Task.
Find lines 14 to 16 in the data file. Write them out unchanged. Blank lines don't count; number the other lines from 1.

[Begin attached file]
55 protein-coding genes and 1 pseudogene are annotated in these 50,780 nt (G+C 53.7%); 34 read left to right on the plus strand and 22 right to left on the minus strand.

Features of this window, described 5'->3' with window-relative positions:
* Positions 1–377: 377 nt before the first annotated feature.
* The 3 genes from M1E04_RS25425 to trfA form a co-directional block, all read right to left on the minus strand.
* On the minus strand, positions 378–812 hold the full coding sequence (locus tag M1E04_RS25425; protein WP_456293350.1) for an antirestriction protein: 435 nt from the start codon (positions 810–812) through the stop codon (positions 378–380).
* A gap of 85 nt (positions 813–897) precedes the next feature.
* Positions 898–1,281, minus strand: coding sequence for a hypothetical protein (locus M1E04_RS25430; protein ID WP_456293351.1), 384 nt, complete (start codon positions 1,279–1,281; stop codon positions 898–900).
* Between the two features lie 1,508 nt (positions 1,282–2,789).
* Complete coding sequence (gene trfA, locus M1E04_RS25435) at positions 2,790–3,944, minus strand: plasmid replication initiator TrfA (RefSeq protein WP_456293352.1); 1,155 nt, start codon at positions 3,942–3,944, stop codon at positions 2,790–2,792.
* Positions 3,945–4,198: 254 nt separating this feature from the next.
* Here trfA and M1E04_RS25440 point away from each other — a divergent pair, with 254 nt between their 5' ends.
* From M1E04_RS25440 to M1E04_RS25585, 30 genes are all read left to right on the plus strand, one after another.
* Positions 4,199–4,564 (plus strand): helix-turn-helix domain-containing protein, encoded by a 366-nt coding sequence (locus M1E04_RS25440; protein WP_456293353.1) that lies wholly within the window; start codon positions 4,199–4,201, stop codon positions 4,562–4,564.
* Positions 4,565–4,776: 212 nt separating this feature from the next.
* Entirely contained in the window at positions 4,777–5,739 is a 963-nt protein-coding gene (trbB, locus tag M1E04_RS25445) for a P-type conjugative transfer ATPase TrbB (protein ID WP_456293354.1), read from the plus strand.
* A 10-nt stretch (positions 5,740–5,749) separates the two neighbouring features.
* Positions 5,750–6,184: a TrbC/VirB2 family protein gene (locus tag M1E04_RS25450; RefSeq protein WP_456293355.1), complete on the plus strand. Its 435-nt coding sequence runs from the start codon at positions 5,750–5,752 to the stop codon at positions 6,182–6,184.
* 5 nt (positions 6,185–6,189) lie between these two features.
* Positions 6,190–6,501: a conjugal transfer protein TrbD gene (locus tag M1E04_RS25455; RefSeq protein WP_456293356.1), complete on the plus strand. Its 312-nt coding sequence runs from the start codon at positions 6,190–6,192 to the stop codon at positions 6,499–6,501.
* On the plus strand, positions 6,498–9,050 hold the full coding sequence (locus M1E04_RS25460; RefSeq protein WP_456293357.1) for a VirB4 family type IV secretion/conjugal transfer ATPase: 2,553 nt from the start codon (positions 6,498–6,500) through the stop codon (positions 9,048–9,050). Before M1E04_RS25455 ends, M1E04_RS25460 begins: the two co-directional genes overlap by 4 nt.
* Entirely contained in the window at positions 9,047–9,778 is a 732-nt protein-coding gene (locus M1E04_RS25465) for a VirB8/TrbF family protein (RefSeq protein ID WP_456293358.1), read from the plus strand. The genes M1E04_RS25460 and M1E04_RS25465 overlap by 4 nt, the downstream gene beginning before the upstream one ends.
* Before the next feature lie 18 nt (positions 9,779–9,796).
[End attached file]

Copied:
* Positions 4,565–4,776: 212 nt separating this feature from the next.
* Entirely contained in the window at positions 4,777–5,739 is a 963-nt protein-coding gene (trbB, locus tag M1E04_RS25445) for a P-type conjugative transfer ATPase TrbB (protein ID WP_456293354.1), read from the plus strand.
* A 10-nt stretch (positions 5,740–5,749) separates the two neighbouring features.